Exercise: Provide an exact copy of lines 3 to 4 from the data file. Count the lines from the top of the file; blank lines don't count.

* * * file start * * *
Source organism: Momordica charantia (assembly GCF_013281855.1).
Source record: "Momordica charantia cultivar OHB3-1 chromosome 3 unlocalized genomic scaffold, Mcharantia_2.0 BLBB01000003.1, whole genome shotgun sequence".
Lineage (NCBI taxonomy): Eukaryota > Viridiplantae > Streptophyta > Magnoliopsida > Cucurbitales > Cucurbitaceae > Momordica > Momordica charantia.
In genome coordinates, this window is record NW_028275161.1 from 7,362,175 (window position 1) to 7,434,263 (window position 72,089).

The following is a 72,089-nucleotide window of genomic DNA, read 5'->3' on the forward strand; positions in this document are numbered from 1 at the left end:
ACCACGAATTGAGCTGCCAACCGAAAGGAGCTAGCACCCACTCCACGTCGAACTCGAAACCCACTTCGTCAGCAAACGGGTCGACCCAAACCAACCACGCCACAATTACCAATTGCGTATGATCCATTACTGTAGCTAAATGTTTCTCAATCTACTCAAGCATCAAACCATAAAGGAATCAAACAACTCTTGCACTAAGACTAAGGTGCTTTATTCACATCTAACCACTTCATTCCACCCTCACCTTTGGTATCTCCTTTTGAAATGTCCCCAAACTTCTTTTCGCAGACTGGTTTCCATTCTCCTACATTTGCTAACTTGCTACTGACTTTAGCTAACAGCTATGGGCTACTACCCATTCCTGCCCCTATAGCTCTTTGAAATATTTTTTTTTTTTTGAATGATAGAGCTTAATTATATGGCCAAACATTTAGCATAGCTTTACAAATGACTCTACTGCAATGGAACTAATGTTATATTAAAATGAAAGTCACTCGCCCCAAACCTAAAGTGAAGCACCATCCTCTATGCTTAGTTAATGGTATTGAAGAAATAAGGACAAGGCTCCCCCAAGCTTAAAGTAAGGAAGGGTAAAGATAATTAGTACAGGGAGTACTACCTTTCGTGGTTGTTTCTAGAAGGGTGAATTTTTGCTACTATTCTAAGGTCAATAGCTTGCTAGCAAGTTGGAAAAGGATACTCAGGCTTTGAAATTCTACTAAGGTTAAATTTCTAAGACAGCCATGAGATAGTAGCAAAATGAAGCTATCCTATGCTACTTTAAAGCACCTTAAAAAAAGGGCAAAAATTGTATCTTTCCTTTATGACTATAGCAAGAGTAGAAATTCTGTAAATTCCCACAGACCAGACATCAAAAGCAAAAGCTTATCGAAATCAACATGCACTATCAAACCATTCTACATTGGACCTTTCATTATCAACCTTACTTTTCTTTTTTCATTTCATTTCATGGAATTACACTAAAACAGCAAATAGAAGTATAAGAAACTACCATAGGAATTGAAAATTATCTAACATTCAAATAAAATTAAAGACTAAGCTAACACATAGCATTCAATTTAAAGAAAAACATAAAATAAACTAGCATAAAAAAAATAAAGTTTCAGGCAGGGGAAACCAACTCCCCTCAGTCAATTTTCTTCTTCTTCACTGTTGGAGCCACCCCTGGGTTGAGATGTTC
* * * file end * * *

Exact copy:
Lineage (NCBI taxonomy): Eukaryota > Viridiplantae > Streptophyta > Magnoliopsida > Cucurbitales > Cucurbitaceae > Momordica > Momordica charantia.
In genome coordinates, this window is record NW_028275161.1 from 7,362,175 (window position 1) to 7,434,263 (window position 72,089).